Sar Kheng Calls for Officials to Disrupt Stung Treng Drug Route

Interior Minister Sar Kheng on Wednesday called for increased vigilance at border checkpoints in Stung Treng province, where he says local officials have been seduced into colluding with traffickers transporting drugs from the Golden Triangle into Cambodia.

Speaking to a crowd of mostly police and government officials at the closing ceremony of the annual meeting of the National Authority for Combating Drugs (NACD), Mr. Kheng said that despite arrests being made at the border, trafficking rings remained firmly intact.

“We are very regretful and disappointed that our small officials do not have the will and responsibility [to arrest ringleaders], that they have become involved with drug traffickers…and have interfered in cracking down on drug [smugglers],” Mr. Kheng said.

“The normal people cannot [traffic drugs] unless the powerful people do. We confiscate only small amounts of drugs and arrest normal people but cannot arrest the ringleaders.”

“Please, all officials work hard to stop [drug trafficking]. We must identify ringleaders and their powerful accomplices in order to arrest the big traffickers.”

Mr. Kheng said that a number of police had been arrested and sentenced in the past for colluding with traffickers.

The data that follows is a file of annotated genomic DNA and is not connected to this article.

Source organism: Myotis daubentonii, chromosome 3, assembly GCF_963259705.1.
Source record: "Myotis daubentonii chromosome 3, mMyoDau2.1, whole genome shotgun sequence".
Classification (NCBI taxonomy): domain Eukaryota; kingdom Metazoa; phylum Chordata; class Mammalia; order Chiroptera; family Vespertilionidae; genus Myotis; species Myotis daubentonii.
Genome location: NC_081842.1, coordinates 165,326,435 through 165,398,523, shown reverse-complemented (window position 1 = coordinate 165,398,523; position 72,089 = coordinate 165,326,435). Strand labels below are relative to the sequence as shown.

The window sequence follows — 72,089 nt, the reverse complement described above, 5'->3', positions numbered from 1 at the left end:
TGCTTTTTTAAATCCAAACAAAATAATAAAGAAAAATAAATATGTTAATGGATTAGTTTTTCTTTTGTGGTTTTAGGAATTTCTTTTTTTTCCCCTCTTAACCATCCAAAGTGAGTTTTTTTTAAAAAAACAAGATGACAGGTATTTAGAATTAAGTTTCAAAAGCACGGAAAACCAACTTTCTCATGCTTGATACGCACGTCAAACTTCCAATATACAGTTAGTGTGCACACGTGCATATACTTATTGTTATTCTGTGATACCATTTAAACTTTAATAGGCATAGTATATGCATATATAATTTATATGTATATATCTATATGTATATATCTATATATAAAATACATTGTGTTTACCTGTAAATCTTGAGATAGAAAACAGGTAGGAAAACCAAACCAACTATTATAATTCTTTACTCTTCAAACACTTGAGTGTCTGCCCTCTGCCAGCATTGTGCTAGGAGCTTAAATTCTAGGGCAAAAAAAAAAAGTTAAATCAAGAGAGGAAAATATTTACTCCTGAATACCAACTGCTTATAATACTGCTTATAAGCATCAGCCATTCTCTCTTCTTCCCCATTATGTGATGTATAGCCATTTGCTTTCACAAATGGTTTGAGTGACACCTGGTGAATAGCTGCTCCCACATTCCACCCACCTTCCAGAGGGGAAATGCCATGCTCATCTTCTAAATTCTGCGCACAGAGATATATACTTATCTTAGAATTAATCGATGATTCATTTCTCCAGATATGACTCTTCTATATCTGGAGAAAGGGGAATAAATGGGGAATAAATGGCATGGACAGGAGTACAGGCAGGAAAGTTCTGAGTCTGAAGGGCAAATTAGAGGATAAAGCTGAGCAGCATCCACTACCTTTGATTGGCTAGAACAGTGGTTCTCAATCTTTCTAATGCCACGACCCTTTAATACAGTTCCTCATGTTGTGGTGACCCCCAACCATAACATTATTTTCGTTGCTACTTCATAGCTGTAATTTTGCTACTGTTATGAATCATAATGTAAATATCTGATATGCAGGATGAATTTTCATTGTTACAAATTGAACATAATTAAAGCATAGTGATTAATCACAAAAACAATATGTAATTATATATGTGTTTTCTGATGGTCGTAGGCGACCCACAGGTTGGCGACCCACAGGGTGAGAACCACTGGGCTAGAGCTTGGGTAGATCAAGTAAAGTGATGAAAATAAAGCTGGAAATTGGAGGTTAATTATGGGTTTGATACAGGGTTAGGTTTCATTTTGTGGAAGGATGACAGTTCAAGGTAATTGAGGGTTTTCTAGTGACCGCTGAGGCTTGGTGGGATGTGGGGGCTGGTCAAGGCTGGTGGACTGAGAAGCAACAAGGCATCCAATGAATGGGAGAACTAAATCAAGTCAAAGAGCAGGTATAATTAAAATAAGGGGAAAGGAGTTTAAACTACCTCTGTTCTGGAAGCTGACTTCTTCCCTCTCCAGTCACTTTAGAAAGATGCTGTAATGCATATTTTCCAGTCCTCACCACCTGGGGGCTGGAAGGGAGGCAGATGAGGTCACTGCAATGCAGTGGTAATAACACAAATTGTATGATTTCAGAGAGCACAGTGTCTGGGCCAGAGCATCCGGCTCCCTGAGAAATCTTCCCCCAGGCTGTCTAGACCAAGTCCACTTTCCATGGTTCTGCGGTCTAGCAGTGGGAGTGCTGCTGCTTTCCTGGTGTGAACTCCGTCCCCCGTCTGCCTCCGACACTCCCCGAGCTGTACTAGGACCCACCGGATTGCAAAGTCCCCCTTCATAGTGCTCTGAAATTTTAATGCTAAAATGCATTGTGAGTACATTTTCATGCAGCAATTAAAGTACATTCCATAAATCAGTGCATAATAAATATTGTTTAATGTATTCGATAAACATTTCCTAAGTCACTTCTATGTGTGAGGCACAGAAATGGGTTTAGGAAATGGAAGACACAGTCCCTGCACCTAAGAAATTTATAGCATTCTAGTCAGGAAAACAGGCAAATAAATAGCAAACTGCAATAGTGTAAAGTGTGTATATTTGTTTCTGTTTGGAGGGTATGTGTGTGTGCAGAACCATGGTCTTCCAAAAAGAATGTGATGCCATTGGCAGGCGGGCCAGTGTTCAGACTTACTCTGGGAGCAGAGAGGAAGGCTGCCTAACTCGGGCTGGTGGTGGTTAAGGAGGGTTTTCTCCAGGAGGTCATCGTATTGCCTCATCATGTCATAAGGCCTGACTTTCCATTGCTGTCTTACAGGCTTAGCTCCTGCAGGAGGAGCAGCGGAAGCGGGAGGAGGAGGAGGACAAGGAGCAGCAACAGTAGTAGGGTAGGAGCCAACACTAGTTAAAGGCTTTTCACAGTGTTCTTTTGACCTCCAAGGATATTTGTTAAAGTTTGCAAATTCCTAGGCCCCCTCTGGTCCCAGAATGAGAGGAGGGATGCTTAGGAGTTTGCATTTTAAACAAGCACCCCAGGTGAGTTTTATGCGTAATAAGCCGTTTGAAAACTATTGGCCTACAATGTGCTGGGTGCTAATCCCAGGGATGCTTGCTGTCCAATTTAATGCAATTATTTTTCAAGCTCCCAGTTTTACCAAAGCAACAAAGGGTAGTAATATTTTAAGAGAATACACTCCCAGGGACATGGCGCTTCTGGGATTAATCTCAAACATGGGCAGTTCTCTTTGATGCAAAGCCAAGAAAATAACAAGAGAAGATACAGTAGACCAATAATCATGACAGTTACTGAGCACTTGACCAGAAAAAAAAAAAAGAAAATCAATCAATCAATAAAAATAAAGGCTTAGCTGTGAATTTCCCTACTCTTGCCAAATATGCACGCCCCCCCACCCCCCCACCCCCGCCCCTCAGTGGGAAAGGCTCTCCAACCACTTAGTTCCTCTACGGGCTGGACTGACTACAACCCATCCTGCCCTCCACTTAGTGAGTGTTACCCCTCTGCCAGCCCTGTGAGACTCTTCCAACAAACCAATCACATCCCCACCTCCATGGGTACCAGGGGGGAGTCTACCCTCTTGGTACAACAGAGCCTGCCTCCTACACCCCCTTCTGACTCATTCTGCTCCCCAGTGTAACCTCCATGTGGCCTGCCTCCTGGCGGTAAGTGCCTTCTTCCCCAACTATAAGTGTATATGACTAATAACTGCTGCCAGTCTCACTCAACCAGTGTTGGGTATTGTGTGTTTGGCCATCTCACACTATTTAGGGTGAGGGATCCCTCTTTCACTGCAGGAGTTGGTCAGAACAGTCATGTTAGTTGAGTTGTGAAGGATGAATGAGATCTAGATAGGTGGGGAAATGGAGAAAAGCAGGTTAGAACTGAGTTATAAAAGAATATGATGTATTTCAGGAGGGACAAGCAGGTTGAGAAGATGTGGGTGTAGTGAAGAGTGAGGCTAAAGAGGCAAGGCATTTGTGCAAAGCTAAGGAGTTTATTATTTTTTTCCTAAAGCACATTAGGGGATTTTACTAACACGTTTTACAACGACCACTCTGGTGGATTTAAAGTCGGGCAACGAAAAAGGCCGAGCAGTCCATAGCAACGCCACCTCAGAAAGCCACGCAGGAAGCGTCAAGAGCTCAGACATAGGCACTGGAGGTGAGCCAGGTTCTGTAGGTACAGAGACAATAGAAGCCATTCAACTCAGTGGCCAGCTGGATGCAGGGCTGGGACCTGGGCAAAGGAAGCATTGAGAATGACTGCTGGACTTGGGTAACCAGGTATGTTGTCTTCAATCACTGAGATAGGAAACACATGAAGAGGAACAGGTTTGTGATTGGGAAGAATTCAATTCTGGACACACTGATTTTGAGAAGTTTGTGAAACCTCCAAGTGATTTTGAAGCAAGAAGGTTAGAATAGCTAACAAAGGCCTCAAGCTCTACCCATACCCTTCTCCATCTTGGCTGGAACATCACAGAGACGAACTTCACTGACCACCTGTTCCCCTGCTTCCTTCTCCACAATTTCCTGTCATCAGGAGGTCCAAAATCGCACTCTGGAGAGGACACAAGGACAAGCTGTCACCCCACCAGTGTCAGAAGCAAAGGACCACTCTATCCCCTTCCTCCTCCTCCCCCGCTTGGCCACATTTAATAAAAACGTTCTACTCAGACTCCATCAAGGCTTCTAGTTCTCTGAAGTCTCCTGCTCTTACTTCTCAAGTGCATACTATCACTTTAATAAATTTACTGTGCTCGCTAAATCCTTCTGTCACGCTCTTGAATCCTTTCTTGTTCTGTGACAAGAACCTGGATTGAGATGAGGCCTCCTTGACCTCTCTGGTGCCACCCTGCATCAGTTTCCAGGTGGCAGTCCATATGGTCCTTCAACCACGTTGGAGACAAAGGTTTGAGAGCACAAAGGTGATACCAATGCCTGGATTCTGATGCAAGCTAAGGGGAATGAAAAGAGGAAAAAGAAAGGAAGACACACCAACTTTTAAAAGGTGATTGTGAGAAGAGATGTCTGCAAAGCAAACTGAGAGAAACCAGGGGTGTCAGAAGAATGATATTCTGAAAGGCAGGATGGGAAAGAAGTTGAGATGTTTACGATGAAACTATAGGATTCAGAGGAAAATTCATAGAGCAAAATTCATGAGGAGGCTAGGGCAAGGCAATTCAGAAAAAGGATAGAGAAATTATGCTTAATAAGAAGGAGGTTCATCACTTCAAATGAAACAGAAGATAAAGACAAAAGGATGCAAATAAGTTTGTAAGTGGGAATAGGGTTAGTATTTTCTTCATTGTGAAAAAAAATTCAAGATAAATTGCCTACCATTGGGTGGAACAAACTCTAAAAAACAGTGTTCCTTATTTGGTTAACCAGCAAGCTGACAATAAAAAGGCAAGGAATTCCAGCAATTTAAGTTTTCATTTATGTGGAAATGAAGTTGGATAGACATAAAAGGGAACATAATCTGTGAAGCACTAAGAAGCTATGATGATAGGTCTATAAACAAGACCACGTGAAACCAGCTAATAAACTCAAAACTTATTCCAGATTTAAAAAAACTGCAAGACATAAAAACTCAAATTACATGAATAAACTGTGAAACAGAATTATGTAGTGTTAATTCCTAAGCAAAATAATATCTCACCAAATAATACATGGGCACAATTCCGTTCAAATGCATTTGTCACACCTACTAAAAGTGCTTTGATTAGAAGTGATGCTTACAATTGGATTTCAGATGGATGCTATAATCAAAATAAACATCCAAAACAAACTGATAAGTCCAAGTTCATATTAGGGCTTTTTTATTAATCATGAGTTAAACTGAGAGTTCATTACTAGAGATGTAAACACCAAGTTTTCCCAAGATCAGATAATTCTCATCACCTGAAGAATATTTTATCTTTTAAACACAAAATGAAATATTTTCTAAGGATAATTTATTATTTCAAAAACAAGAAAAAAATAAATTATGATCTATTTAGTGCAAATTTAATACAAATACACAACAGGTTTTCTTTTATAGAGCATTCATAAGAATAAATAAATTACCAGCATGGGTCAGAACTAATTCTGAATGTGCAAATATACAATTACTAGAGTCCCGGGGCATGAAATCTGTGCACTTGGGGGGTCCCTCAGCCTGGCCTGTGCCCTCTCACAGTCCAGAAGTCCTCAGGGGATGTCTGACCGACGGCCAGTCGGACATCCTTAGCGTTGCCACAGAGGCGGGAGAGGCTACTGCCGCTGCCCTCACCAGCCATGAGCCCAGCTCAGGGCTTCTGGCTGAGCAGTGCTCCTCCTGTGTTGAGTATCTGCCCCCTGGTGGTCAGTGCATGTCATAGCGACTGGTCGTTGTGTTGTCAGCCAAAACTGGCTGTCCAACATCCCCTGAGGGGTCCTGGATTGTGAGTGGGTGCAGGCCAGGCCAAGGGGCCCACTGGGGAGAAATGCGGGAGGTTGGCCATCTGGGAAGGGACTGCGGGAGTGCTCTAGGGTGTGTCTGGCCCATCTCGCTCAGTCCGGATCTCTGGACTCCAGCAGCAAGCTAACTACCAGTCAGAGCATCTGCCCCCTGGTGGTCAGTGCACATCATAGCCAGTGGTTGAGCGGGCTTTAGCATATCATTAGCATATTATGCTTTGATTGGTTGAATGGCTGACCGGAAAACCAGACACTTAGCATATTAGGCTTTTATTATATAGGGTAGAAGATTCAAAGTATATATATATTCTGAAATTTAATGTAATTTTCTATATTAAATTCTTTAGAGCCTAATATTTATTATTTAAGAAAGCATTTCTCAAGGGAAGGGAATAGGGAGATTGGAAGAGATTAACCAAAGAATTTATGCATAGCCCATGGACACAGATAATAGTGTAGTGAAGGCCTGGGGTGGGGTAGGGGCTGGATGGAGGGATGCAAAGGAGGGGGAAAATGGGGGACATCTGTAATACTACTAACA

In light of Stung Treng authorities’ failure to properly enforce the law, Lieutenant General Meas Vyrith, secretary-general of the NACD, said that new techniques were being used to stop the flow of drugs across the border.

“We have extended into the local communes and asked the common people to report suspicious behavior, and that has led to many arrests,” Lt. Gen. Vyrith said.

“International drug syndicates are smuggling the drugs across the border from [the] Golden Triangle but the local people have helped us to make some big busts.”

Nou Hour, Stung Treng provincial anti-drug police chief, said Wednesday that police had already busted about 15 cross-border drug-trafficking cases in 2014, with four Laotians and more than 20 Cambodians arrested.

“The drug cases involved with Cambodian people are mostly small cases…in fact, we have never arrested any ringleaders, only people working on commission,” Mr. Hour said.

“Ringleaders always hire the people to bring the drugs across the border.”

Much of the illicit product being smuggled across the border ends up on the market in Phnom Penh, according to officials, creating a scourge that Mr. Kheng says is a visible blight on society.

“I have observed that beggars have increased in Phnom Penh and people with mental illnesses walking the streets with nowhere to go. This is caused by drug use,” he said.

“Driving from [the Ministry of Interior] to Pochentong [Phnom Penh International Airport], I saw two or three people with mental illness staring at trees carrying dirty bags on their backs.”

Mr. Kheng also pointed to corrupt officials in drug rehabilitation centers, which he says are also contributing to the country’s increasing drug problem.

“Even though [drug rehabilitation centers] are like prisons, we still have some bad officials distributing drugs there, which means the addict can never abandon the drugs.”

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